Kim Jong-un hails ‘warm climate’ between two Koreas
North Korean leader gives instructions for more inter-Korean engagement, says media
South Korean president Moon Jae-in (right) with Kim Yo-jong, sister of North Korean leader Kim Jong-un, before their meeting at the presidential Blue House in Seoul last Saturday. Photograph: AFP/KCNA
North Korea’s leader said he wants to boost the “warm climate of reconciliation and dialogue” with South Korea after his high-level delegation returned from a visit to the South, as his foes reiterated the need to keep up maximum pressure and sanctions.
Kim Jong-un gave instructions for measures aimed at more inter-Korean engagement after his younger sister Kim Yo-jong led a three-day visit to the Pyeongchang Winter Olympics, North Korea’s state media reported on Tuesday.
It did not specify what those instructions were.
The United States has appeared to endorse deeper post-Olympics engagement between the two Koreas that could lead to talks between Pyongyang and Washington. South Korea’s ’s president Moon Jae-in said on Tuesday the United States is open to talking with North Korea, Mr Moon’s spokesman told a briefing.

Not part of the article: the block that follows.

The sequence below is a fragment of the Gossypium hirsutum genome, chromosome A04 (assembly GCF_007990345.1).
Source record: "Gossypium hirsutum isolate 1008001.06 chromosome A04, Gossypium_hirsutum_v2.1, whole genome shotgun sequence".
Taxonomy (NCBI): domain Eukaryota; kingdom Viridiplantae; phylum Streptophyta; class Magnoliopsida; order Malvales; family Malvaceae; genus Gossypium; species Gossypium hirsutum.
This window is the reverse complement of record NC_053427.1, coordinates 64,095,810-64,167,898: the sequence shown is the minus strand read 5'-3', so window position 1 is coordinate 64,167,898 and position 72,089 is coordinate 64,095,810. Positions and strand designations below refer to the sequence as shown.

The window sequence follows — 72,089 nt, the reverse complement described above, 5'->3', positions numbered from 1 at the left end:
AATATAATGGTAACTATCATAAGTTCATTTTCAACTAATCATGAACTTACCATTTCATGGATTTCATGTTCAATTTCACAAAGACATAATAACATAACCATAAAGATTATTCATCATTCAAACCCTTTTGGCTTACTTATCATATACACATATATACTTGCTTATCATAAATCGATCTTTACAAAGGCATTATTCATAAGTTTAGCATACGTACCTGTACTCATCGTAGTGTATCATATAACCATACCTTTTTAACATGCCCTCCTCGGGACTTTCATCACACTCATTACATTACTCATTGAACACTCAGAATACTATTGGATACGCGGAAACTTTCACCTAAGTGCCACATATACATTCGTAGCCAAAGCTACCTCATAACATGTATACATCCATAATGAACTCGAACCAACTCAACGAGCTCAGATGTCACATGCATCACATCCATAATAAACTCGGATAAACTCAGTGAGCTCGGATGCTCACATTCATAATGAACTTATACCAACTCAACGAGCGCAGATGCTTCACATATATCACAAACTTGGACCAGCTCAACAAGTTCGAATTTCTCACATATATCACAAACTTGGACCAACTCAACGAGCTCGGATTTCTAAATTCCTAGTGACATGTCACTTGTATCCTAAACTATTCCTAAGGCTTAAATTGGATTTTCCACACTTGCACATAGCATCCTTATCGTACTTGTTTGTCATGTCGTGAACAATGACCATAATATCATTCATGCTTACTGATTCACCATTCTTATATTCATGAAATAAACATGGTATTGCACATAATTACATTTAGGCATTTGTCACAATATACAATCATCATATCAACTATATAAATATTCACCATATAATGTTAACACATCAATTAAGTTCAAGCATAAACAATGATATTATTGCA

“The United States sees inter-Korean dialogue in a positive light and has expressed its openness for talks with the North,” Mr Moon told Latvian president Raimonds Vejonis, according to the spokesman.
US officials also want tough international sanctions to be ramped up to push North Korea to give up its nuclear programme.
That sentiment was repeated by Japan’s prime minister Shinzo Abe on Tuesday, who said Mr Moon had agreed it was necessary to keep up maximum pressure on North Korea.
Last year, North Korea conducted dozens of missile launches and its sixth and largest nuclear test in defiance of UN resolutions as it pursues its goal of developing a nuclear-armed missile capable of reaching the United States.
Japanese officials took pains to stress there was no daylight between Japan, the United States and South Korea on their approach to dealing with North Korea.
The United States’s “fundamental policy” aimed at denuclearisation of the Korean peninsula has not changed, said a senior Japanese diplomat in a briefing to lawmakers.
“The goal is denuclearisation and the process is dialogue for dialogue, action for action, so if North Korea does not show actions, the United States and Japan will not change their policies,” he said.
A senior military official stationed at the border between North and South Korea told Reuters that North Korea has lowered the volume of its border propaganda broadcasts since the Olympics’ opening ceremony on February 9th.
“I still hear it, but it is much less than before,” said the official who is stationed on the southern side of the border and spoke on condition of anonymity.
Mr Moon, who was offered a meeting with Kim Jong-un in Pyongyang via his sister, has been pushing for a diplomatic solution to the stand-off over North Korea’s nuclear and missile programmes.
Seoul is planning to push ahead with its plans for reunions of family members separated by the 1950-53 Korean War in order to sustain the dialogue prompted by the North Korean delegation’s visit.